Yo Adrian!

Even though after my Turtle Island expedition my legs felt like a Jell-O Jiggler as I was laying in the driver’s seat groaning in agony while my truck was warming up, I decided that since I was reasonably close to a few points of interest in Lenawee County to the west, I might as well take the opportunity to carve them off the list.

The first stop was Adrian, the county seat, where I knew the old Lakeshore & Michigan Southern RR roundhouse was looking pretty abandoned. I had a very strong hunch that it would be easily accessible. First I encountered this mill, whose name I have not yet learned:

That presented no immediate weak points, so I moved on to the roundhouse. There was also this place, which had some question marks hovering over it:

Despite its advanced dilapidation, it contained someone’s vehicles for safekeeping:

The car on the right looks like a 1949 Checker...?

It sat across the street from the roundhouse, which sure enough was missing one of its walls, allowing me to climb right in. The snow was almost three feet deep here however, and I suddenly wished I had kept my snowshoes for this one.

The history of the railroad in Michigan got its start in Adrian, when in 1833 the Erie & Kalamazoo Railroad Co. began building the first rail line in the Michigan Territory. It started in Port Lawrence (now Toledo) and terminated in Adrian. Of course, back then—two years before the aforementioned Toledo War—both cities were within the borders of Michigan. The construction of the line did not reach Adrian until 1836 however.


Horse teams, not locomotives, pulled the first trains. As the Erie & Kalamazoo RR expanded westward through Jackson County, it was beset with financial problems and was sold to the Michigan Southern RR in 1844.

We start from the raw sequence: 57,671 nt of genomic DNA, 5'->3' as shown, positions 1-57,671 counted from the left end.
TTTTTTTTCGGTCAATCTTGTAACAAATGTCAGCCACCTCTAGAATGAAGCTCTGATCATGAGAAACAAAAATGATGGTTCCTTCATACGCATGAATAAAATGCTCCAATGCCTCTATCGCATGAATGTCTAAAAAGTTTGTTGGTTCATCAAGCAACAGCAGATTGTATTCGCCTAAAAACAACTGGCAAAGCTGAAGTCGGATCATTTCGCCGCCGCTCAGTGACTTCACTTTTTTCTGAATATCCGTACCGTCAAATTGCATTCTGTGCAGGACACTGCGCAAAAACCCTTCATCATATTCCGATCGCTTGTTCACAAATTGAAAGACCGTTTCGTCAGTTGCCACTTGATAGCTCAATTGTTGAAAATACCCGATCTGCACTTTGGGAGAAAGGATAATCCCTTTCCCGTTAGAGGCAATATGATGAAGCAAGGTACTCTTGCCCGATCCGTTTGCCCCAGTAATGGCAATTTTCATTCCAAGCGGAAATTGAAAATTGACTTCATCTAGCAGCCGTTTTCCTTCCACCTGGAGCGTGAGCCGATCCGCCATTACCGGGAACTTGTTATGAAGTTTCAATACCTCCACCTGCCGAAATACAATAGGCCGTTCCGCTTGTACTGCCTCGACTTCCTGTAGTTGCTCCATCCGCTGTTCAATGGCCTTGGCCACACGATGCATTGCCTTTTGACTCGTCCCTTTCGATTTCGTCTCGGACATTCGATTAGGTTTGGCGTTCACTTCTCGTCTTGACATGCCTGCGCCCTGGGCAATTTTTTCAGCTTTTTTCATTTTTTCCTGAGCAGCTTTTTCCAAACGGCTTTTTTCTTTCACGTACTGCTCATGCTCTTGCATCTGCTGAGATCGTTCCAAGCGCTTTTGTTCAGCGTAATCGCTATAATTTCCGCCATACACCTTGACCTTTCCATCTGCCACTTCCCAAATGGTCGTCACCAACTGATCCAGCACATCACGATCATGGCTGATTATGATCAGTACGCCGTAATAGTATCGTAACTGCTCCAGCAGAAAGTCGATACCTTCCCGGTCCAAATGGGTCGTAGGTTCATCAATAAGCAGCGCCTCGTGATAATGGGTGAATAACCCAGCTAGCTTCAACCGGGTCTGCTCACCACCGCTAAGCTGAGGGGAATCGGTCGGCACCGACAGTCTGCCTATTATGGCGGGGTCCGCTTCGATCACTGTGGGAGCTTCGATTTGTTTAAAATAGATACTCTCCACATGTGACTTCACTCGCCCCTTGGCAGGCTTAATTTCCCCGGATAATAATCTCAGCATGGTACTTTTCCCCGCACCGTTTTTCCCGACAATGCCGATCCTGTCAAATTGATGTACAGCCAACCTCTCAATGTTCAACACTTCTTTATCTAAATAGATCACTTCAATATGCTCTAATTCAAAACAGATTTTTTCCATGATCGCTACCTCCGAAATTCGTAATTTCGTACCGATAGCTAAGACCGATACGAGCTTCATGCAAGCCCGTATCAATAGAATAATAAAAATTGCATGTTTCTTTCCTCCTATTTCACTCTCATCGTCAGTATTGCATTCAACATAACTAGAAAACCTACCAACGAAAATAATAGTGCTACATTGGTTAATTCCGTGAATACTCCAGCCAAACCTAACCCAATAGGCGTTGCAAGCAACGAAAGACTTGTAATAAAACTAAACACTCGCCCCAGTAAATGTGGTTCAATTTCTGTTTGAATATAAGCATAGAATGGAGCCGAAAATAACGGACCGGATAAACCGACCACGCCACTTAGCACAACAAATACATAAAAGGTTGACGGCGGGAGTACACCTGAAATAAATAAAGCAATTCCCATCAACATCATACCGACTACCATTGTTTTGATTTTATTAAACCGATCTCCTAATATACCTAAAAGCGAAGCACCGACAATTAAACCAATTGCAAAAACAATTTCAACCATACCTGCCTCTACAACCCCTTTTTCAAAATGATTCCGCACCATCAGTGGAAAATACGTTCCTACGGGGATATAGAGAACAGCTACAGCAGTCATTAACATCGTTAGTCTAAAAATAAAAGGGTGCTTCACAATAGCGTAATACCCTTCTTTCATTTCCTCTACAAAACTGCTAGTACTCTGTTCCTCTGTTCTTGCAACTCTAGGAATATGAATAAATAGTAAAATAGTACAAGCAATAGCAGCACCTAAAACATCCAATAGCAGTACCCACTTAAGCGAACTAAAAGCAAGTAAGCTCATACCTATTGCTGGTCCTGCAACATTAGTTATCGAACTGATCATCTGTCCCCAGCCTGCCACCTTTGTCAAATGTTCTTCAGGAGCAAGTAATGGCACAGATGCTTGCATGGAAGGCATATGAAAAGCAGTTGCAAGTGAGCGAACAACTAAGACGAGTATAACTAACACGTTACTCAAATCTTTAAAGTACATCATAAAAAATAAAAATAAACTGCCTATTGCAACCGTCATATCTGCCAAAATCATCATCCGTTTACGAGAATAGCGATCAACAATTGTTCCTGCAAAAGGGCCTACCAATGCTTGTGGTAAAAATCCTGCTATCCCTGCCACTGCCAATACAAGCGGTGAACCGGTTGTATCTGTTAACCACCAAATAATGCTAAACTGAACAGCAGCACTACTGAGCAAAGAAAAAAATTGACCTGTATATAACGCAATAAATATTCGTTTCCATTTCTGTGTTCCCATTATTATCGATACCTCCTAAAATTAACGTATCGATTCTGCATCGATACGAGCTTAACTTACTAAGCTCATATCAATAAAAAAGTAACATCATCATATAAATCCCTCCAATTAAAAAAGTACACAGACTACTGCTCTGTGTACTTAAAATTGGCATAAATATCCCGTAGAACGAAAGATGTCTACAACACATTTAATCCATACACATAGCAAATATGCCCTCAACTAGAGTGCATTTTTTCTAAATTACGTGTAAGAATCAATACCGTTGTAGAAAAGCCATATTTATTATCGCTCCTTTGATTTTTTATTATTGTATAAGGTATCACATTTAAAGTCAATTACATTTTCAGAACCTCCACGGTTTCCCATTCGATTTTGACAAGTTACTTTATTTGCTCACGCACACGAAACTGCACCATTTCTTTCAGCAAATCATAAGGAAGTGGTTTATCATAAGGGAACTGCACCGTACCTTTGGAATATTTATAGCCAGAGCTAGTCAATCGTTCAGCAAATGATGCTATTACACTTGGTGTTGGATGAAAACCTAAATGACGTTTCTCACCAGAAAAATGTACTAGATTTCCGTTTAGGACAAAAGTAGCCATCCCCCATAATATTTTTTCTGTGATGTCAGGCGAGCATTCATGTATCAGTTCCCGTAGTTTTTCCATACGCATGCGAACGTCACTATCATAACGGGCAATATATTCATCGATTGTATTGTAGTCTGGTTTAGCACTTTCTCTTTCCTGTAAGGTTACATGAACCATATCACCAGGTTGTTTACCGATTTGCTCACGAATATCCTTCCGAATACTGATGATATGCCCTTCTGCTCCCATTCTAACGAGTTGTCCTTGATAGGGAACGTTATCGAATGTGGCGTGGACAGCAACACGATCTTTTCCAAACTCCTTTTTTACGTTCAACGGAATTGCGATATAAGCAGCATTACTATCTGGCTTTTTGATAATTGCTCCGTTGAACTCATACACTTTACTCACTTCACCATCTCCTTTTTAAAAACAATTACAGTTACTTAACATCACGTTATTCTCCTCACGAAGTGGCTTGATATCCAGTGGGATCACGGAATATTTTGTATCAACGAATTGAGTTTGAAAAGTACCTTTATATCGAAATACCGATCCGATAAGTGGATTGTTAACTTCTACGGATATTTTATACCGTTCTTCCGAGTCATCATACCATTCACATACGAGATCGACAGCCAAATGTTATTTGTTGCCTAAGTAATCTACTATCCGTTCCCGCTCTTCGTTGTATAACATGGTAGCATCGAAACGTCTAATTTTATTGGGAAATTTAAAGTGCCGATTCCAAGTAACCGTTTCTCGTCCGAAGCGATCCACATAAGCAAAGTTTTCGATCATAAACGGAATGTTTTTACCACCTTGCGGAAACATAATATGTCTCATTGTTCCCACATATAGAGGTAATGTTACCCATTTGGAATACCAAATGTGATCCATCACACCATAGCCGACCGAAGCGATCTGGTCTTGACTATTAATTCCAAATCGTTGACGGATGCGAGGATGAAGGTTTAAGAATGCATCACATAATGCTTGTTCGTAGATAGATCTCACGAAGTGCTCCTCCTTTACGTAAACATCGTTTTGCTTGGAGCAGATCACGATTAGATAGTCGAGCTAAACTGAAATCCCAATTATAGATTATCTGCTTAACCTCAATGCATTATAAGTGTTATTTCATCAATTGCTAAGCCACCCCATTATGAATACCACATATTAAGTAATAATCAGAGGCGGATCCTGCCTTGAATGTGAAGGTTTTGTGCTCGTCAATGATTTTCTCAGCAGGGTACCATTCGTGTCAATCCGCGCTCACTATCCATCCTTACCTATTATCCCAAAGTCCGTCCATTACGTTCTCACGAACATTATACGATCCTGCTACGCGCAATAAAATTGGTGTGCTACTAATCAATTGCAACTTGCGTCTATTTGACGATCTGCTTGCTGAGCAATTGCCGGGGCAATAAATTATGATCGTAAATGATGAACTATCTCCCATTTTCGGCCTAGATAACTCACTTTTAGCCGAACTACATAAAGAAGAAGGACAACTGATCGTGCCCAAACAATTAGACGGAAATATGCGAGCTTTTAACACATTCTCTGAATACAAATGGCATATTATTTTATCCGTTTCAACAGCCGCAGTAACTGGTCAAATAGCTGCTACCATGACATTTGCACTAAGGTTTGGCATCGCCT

More consolidations over the years resulted in the formation of the Lakeshore & Michigan Southern RR by 1869. This roundhouse was built somewhere between that time and 1914, because by 1915 the LS & MS had been gobbled up by the New York Central. The Vanderbilts wanted a direct line from Toledo to Chicago, so the line going through Adrian and Hillsdale was eventually abandoned. Today the Adrian & Blissfield RR, a dinner train company, still operates these rails and is the longest continuously operating dinner train in North America.

Inside I immediately found it to be the turf of the international crime/terrorism syndicate that the FBI has identified as the Juggalos.

The graffiti on the wooden plank behind the boat confirms this:

I found the actual “round” section of the roundhouse, where the locomotives would have lived, to be sealed off with a fence, so I poked my lens through it for these pics.

In the connecting corridor however was this camper, which had also been claimed by the infamous Juggalos as their base of operations:

I hoped that I was not about to run afoul of this terrifying posse. If they have turf out here in the farm country of Adrian, their tentacles will have grown long indeed; I resolved to telephone the Feds at once upon returning to Detroit. I stepped inside to find that they were not home--probably out doing what Juggalos do best.

On my way out of town, I passed by the old Adrian State Home and Training School, which started in 1879 as the Girls’ Industrial School but has been shut down for some years now, and has been vigilantly watched over by authorities ever since (especially the state troopers across the street). But it was now fully dark out, and with the depth of the snow I doubted anyone would notice or challenge a lone figure snowshoeing his way across this open, park-like area.

Power is still on to the complex, and it is plain that it is still maintained and used to some capacity. The nearest building was one of the few remaining from the original construction, a cottage for patients. The oak tree to the left was well over five feet in diameter at the base. I was now tired and starving, so I headed home.


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